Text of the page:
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“Lufbery Becomes an Ace” by Paul Bissell

Link - Posted by David on January 7, 2019 @ 6:00 am in

THIS week we present “Niebling’s Phenomenal Feat”—The story behind Paul Bissell’s April 1933 cover for Flying Aces! Bissell is mainly known for doing the covers of Flying Aces from 1931 through 1934 when C.B. Mayshark took over duties. For the May 1932 cover Bissell presents the moment in the battle of Mauser raid where Raoul Lufbery became an ace!

Lufbery Becomes an Ace

th_FA_3205“PROCEED to their objective, the Mauser Munition Works at Oberndorf; there drop their bombs at points most destructive to the enemy positions; and then return to their home airdromes.”

So read the orders for October 12, 1916, at all Allied airdromes located back of the front line and south of Verdun. Orders of Brass Hats, “—and then return”! What a chance! With the objective one hundred and fifty kilometers inside the enemy lines and the sky filled with Boche. Well, anyway, it would be a great show, and at least one pilot smiled, thinking that tomorrow might bring death, but most surely would bring the opportunity of becoming an Ace.

This was Sous-Lieutenant Raoul Lufbery, of the Lafayette Escadrille, with four official victories to his credit, who, with three companions, Lieutenants Masson, de Laage and Prince, had been ordered to fly guard patrol for the bombing planes and protect them from attack.

Arriving at the appointed rendezvous, they saw a sight then strange to any eye. Perhaps the largest concentration of air forces the world had yet seen was spread below them. Farnums, Breguets, Caudrons, Sopwiths and Nieuports, almost every type of plane yet developed by the Allies for work at the Front, was in this huge flying armada, which would strike desperately at one of the main centers of German munition supplies.

Turning east, the whole group passed through a terrific archie bombardment, but it was not until they neared Oberndorf that the real show began. Here the Germans seemed to come from all directions. A general alarm had been spread, and every available German ship had been pressed into service.” Single-seated scouts, double-seaters, and even big three-placers, planes seldom seen on the Front at that time, were massed ahead of the advancing bombers.

The larger enemy ships would charge in, boldly maneuvering to bring their swivel guns into play, only to find the sky suddenly raining lead as Nieuports and Sopwiths dived headlong from the blue, their guns blazing in defense of their bombers. Then flashes of crimson and black, as Albatrosses and Fokkers and Pfalzes attacked fiercely, striving to gain that deadly blind spot underneath the tail of the slow-moving bomber, or twisting and squirming to evade the fire of some Nieuport, and, by some quick renversement, bring the tri-colored cocarde full in their sights.

IT WAS from such a mêlée that Lufbery, pulling out for an instant to clear a jam of his gun, saw a German go down in flames before the withering fire of Norman Prince.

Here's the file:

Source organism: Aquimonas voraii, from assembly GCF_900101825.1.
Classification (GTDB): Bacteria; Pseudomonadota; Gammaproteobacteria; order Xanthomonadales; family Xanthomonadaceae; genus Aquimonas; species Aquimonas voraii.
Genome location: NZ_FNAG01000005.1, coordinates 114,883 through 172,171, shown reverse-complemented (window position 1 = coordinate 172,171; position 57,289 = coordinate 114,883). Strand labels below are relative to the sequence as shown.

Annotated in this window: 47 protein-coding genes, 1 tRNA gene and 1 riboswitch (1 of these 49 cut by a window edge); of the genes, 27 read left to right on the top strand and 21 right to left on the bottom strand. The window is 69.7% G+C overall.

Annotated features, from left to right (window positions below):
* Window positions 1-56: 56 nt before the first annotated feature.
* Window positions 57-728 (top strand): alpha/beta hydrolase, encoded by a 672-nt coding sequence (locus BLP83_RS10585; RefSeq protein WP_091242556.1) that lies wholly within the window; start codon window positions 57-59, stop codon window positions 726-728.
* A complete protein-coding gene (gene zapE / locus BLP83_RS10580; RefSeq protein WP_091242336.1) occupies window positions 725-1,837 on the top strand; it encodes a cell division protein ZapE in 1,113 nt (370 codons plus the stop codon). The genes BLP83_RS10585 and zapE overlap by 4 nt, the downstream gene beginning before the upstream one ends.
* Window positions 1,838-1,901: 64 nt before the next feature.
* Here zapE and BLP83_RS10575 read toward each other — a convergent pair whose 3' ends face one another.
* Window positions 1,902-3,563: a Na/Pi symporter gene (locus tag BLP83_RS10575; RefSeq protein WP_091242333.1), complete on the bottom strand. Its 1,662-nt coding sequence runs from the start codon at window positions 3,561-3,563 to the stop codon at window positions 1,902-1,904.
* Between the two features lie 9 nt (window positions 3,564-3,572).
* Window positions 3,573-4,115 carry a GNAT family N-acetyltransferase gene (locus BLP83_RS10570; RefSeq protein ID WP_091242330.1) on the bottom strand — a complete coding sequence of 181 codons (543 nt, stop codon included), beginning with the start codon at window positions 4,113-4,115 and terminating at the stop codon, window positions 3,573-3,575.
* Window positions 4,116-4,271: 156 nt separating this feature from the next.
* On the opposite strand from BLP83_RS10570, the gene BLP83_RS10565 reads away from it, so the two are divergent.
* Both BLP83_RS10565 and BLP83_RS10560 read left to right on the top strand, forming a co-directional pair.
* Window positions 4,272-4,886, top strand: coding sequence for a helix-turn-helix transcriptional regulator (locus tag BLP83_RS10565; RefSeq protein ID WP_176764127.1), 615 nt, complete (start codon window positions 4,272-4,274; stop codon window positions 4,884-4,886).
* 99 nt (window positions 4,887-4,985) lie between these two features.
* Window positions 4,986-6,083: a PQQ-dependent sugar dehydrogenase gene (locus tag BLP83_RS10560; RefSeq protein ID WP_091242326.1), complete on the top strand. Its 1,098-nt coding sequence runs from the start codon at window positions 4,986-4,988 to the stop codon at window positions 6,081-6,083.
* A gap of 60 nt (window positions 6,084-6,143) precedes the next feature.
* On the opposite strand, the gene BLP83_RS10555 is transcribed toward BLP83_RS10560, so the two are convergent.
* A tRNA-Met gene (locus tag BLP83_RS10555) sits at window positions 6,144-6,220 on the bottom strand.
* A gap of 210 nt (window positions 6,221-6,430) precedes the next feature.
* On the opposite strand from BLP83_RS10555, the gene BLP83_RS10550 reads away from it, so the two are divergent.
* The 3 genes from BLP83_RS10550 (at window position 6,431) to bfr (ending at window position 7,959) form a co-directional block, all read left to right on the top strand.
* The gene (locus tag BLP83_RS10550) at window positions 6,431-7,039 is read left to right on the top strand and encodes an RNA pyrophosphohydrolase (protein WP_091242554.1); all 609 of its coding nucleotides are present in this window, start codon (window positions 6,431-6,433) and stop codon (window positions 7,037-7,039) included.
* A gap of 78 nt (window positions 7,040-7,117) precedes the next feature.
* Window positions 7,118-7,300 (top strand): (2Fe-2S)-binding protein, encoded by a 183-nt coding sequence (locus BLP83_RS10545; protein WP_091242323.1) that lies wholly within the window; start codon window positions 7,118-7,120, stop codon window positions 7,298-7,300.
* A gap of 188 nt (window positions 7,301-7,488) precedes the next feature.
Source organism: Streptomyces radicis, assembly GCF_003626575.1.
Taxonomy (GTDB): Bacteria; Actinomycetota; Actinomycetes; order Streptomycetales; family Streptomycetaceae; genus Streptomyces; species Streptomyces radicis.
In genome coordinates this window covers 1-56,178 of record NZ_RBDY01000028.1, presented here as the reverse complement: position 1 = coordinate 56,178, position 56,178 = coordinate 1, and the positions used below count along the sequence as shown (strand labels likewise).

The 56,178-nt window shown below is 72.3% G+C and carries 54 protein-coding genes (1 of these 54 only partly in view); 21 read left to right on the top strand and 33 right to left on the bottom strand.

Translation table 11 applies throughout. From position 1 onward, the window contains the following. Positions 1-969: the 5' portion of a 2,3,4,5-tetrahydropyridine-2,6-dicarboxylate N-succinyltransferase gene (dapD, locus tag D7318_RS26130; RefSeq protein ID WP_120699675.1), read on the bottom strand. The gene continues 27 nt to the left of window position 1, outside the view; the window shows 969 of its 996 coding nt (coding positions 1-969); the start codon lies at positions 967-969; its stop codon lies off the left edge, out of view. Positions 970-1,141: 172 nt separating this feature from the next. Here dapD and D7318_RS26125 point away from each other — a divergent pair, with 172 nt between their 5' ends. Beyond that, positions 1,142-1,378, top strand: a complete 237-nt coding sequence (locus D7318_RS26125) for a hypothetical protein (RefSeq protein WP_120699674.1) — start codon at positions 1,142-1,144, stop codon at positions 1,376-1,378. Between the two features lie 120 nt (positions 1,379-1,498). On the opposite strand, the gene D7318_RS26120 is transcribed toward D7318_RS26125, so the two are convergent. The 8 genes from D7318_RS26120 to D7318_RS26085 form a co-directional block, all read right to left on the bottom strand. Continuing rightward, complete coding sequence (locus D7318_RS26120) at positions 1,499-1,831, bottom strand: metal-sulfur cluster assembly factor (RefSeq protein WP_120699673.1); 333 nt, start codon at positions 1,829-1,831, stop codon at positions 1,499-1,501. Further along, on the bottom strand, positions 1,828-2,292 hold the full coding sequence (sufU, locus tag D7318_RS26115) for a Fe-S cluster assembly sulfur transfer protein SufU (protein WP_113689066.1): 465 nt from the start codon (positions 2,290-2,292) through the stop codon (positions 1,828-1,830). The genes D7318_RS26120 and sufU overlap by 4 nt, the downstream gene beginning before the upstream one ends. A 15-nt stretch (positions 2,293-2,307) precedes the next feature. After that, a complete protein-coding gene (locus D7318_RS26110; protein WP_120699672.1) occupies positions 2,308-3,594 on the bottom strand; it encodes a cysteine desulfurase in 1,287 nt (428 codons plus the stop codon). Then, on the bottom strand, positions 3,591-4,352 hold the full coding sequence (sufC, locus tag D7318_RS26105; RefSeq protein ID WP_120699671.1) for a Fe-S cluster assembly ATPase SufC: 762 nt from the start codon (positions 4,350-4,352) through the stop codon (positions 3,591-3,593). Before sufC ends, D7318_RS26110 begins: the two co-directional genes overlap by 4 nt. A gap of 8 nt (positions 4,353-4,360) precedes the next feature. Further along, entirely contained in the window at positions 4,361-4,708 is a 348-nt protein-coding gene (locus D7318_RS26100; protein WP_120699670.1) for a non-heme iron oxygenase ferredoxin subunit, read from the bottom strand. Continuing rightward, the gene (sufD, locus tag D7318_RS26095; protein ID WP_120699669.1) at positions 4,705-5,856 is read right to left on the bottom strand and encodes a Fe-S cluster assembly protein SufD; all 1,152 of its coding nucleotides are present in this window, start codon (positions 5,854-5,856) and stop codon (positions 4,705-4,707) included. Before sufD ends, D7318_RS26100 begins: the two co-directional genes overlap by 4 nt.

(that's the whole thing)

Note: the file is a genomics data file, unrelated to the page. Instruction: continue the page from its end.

“Yeow! Number one for the Lafayettes! Good old Nimmie! Now for number two!” And he pushed his stick over. But that dive was never to be finished. At that instant a sudden impact in his cockpit told him that a German was on his tail. Instinctively he yanked his stick back hard against his chest. Up he zoomed, his head twisted around to find his enemy.

There it was, a huge three-place Aviatik, with three guns, and all of them’ blazing at him. A flip of his ailerons—a kick of his rudder—then down hard on his stick, and in an instant he was away from the fire of the Boche. A sharp climbing bank would, he thought, bring him back under the tail of the larger ship, but here the German pilot, an old hand at the game, was too crafty to be caught. Banking up sharply on his right wing he exposed Lufbery again to the open fire of his three gunners.

This was entirely too hot a spot to stay in, and Lufbery turned the nose of his little Nieuport sharply away, out of the line of fire, climbing rapidly to gain altitude, from which he might dive down on the larger machine. As he turned, a flash of red went by, followed by a streak of silver—de Laage on the tail of a Boche!

Now, below him, Lufbery could see the three-seated Aviatik, the gunners all set for his attack. Over he nosed his ship and hurled down at the enemy, but at the same instant the big plane banked around and he overshot his mark. In a fury he twisted back in a sharp renversement, this time approaching the plane from the most dangerous position, open to the fire of the gunners.

But the Germans were square in his sights, and straight on he flew, feeling a thrill as the pulsing guns answered to the squeeze of his hand on the stick. He could feel the German bullets spattering his plane. Another instant, and he turned to avoid a crash, just as the huge Aviatik, the pilot dead, slipped crazily off on one wing. A telltale whisper of smoke, and then a burst of flame as it headed down to where falling chimneys and bursting roofs showed that the Allied bombers had